Along with my team, I’ve spent many fun years on a mission – developing frameworks and curating tools to improve the developer experience at Mastercard. I’ve made some mistakes and gained valuable insights, so I thought I’d share some of my learnings.
My first learning is that you need to deliver incremental value quickly. From my time leading developer enablement teams, I’ve experienced that there is a narrow window of opportunity to fill gaps. Innovative product-focussed software engineers will invest time in solving an enterprise problem in their group in a way that works for them. That way may not scale, it may not adhere to all the organisations’ engineering principles. Still, it gets them quickly to a solution.
Crafting the perfect solution and waiting until it has every enterprise-required feature might deliver the best enterprise tool. However, if teams have already self-solved the challenge, be prepared for adoption challenges.
To avoid this, engage early and encourage code contributions from across the organisation with a commitment to prioritise those contributions as features on your enterprise roadmap.
That leads me to another significant learning. Prioritise continuous developer engagement. Internal tools and frameworks need the same product management practices as our external products. After all, our internal customers are building our products for our external customers. Soliciting feedback is crucial to shaping a good roadmap and tools strategy. Use as many communication channels and techniques as possible and dedicate time to planning hackathons where developers use your tools and provide feedback.
If you’re working on enterprise tools, you will hear that taking a ‘one size fits all’ approach will alienate parts of your organisation. There is a delicate balancing act to embed the required standards and design principles in enterprise tools and frameworks and provide flexibility to override the default behavior. Choose carefully, as certain design principles and security requirements are imperative to ensure software’s safe and smooth running. You can’t please everyone all the time.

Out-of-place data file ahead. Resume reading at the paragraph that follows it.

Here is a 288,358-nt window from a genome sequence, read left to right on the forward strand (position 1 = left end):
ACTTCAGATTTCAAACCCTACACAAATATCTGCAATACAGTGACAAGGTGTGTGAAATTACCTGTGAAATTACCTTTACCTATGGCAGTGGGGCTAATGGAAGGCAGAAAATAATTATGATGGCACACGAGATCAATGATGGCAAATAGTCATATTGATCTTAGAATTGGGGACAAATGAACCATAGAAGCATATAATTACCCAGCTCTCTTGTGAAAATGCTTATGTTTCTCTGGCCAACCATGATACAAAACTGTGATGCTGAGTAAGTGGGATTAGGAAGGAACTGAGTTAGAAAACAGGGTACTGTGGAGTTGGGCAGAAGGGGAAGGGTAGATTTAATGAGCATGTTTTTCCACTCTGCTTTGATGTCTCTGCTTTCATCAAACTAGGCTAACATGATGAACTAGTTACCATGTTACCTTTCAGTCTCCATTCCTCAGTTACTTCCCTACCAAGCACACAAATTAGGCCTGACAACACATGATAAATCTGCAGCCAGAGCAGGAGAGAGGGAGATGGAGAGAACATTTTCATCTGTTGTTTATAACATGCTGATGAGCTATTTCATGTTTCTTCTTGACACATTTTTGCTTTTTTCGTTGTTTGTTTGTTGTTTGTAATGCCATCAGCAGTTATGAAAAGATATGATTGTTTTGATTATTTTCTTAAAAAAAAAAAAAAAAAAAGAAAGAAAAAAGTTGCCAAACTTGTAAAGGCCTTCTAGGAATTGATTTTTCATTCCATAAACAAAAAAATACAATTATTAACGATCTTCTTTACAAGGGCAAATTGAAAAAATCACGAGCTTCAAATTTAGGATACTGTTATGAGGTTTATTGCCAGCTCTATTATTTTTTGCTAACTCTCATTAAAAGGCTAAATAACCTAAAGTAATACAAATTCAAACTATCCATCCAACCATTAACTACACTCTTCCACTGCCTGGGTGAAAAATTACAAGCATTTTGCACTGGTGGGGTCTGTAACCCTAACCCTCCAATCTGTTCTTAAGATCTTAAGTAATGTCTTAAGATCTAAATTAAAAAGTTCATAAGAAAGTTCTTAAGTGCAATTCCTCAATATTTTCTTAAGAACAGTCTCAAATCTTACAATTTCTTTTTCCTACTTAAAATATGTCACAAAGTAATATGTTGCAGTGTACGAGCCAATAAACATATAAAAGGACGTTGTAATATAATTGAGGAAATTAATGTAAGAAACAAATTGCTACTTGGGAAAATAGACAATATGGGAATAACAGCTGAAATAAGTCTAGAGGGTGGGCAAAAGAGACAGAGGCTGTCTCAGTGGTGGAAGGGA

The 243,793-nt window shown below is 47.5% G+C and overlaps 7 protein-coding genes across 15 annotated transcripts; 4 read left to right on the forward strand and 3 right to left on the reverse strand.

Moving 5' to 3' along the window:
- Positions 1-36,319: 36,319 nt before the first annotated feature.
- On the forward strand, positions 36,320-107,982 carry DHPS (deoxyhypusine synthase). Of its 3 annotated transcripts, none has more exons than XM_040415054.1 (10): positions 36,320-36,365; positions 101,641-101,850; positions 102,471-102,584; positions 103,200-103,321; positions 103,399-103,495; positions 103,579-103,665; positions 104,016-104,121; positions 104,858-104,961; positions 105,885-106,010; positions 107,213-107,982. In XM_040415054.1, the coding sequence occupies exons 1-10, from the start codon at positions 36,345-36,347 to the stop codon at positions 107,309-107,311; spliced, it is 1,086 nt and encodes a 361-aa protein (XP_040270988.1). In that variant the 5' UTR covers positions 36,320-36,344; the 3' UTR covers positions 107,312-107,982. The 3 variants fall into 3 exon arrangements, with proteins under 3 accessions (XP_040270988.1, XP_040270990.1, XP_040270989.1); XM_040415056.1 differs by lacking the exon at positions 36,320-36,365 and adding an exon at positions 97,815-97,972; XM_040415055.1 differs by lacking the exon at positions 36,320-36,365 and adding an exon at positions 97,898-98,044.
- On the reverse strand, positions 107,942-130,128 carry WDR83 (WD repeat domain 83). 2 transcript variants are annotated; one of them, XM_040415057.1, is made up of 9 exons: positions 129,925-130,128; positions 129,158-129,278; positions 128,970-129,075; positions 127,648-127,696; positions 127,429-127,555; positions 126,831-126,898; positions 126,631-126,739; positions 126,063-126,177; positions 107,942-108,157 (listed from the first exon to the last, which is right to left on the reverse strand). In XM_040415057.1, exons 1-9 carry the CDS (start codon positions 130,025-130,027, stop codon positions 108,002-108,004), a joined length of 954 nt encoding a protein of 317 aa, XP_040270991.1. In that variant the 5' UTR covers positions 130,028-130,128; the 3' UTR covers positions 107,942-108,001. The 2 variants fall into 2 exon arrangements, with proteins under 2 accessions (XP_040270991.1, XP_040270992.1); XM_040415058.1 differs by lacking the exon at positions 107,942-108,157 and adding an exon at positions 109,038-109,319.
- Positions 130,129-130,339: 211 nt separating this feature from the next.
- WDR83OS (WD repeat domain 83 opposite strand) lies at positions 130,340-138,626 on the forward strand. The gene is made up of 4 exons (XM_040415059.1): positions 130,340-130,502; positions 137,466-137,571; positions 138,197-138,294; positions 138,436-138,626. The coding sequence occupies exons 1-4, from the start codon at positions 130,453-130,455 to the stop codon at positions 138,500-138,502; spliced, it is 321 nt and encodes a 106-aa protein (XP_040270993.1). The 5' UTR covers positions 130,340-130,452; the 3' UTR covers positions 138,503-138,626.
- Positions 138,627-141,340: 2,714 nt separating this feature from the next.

Finally, remember to design for evolution. Technology is ever-changing, as will the tools and frameworks. Deliver a pipeline of change that allows easy, or better yet, seamless, adoption for your customers. That requires a longer-term view of your technology evolution strategy and roadmap but will repay you a thousand times with efficiency and adoption across your organisation. You will sometimes have to pivot to an unexpected change, don’t resist the change. Could you find a way to make it happen? A good approach is to think of your organisation as a microcosm of technology adopters, from innovators to late-stage adopters. Introduce change with groups who can easily consume change and who can take on the risk of uncertainty and beta test with them. You can scale this to other groups using their feedback and contributions.
Above all, support your team, listen to your customers, be firm on the non-negotiables and enjoy the learning journey.
By Olivia Leonard, SVP, Software Engineering, Mastercard UK&I